Wednesday, October 21, 2020

Govt wakes up to vitality of agric sector

For as long as it has existed, the government’s central statistical agency has not collected information on an agricultural sub-sector that is increasingly becoming important to the nation.

“Statistics Botswana (SB) does not collect information on the horticulture sector. Joint Statistics Botswana and the Ministry of Agriculture surveys cover livestock, crops, dairy and small livestock holdings,” says an account analysing the value chain of Botswana’s horticulture value chain that was produced on behalf of the Private Sector Development Programme (PSDP).

In SB’s statistics, horticultural information is classified as “Other” within the agricultural sector and is consolidated with information about forestry, hunting and bee-keeping. The PSDP report says that despite its relatively small size, horticulture plays a critical strategic role in Botswana’s economy and recommends that SB should start publishing disaggregated information about this sector.

In more precise terms, the strategic role is that of diversifying the economy, a goal becoming more imperative as diamond reserves dwindle.

Botswana accounted for 0.6 percent of the world’s vegetables imports and 0.2 percent of the world’s fruits imports in 2013. In the same year, 39 800 tonnes of vegetables valued at US$22.6 million were imported. Currently, 95 percent of Botswana’s fresh fruits and vegetables imports are sourced from South Africa.

In answer to the question of when SB plans to compile statistics on horticulture, Stilwell Dambuza, Agriculture and Environment Statistics Manager, says that the agency recently launched the Botswana Strategy for the Development of Statistics (2015-2020). The latter is designed to harmonise and build synergies among various producers of data so that there is consistent, reliable and accurate statistical information for evidence-based decision-making. 

“In that context, the Ministry of Agriculture, in consultation with stakeholders across the agricultural sector and in collaboration with Statistics Botswana, developed an Agriculture Sector Statistics Plan (ASSP). A draft plan is available and plans are underway for its approval by the Ministry of Agriculture leadership,” Dambuza says.

Importantly, the ASSP acknowledges that there is increasing demand for data on cash crops such as horticulture. Dambuza says that such data is currently not the focus of annual agricultural surveys which are primarily focused on major crops (maize, sorghum, millet) and livestock (cattle, sheep and goats).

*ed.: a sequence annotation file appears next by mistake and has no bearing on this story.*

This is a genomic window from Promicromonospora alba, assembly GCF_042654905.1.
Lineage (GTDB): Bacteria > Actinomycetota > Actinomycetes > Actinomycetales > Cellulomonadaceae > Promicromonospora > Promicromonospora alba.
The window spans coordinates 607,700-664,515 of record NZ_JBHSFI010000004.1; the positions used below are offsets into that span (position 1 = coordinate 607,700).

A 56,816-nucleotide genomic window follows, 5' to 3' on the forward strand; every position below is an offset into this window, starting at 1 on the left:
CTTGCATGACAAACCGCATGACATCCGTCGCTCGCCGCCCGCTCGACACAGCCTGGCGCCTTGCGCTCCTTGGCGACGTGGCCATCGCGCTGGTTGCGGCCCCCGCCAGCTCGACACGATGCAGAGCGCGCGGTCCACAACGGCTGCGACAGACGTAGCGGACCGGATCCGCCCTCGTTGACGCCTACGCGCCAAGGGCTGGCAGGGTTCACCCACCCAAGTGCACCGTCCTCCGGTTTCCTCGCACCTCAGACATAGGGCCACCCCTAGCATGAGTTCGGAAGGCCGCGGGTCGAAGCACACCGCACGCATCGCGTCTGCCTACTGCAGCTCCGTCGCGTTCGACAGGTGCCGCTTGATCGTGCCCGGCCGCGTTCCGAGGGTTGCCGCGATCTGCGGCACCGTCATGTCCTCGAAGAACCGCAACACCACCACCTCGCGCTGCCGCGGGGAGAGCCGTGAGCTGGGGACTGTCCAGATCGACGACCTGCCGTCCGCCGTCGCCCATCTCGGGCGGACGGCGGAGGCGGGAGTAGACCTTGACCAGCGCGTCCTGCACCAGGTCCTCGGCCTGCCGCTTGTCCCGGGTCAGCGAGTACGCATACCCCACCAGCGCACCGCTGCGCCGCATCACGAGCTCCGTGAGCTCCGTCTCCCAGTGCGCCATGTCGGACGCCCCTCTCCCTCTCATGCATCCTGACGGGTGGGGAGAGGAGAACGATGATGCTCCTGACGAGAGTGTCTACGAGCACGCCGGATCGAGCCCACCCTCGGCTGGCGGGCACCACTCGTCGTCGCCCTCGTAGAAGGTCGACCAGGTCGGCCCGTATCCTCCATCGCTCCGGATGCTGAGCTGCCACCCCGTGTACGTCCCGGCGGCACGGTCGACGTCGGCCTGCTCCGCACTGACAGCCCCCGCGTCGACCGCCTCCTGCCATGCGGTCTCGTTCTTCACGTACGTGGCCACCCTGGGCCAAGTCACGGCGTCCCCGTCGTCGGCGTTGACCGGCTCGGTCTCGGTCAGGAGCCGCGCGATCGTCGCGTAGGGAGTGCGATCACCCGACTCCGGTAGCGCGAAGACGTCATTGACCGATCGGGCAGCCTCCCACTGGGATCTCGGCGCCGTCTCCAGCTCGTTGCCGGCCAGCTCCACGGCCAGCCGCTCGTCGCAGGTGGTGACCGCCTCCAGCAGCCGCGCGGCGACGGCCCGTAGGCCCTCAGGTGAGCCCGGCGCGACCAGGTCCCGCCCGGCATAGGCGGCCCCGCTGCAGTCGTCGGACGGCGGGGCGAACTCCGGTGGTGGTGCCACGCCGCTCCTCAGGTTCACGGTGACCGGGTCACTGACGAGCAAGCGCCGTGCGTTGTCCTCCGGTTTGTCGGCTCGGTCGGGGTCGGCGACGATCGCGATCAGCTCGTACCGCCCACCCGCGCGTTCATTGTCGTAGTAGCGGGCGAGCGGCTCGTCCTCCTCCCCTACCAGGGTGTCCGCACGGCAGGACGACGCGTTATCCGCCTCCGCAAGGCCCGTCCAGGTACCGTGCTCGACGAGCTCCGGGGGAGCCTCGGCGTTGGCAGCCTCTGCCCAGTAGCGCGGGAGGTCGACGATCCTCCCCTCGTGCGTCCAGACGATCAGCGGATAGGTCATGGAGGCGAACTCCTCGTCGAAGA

Under the current arrangement, data on horticulture is produced by MoA and although SB will play a role in the future, the situation will remain fundamentally unchanged.  

“As part of the implementation of the ASSP, once approved, Statistics Botswana will capacitate departments of the Ministry of Agriculture to follow internationally approved statistical methodologies, standards and classifications so that the information produced is internationally comparable.  The ministry will therefore continue to produce data on horticulture,” says Dambuza, adding that the training departments will start after approval of the ASSP.

By his account, the inability to produce horticultural statistics has in no way affected the accuracy of the overall agricultural statistics that SB produces.

Dambuza explains that the data on the major livestock and crops comprise the core set of agricultural statistics that the country is expected to produce, among others, for comparison with other countries, according to the United Nations Global Strategy for Improving Agricultural Statistics. 

“The coverage of horticulture under annual agricultural surveys is very limited and therefore for purposes of decision-making, statistical information on horticulture is obtainable from the Ministry of Agriculture.  This does not affect the accuracy of the annual agricultural statistics on the major crops and livestock,” he says. 

The value chain analysis aims to support the government’s objectives on diversifying Botswana’s economy and PSDP aims to promote the private sector, in particular by supporting the development of SMMEs.

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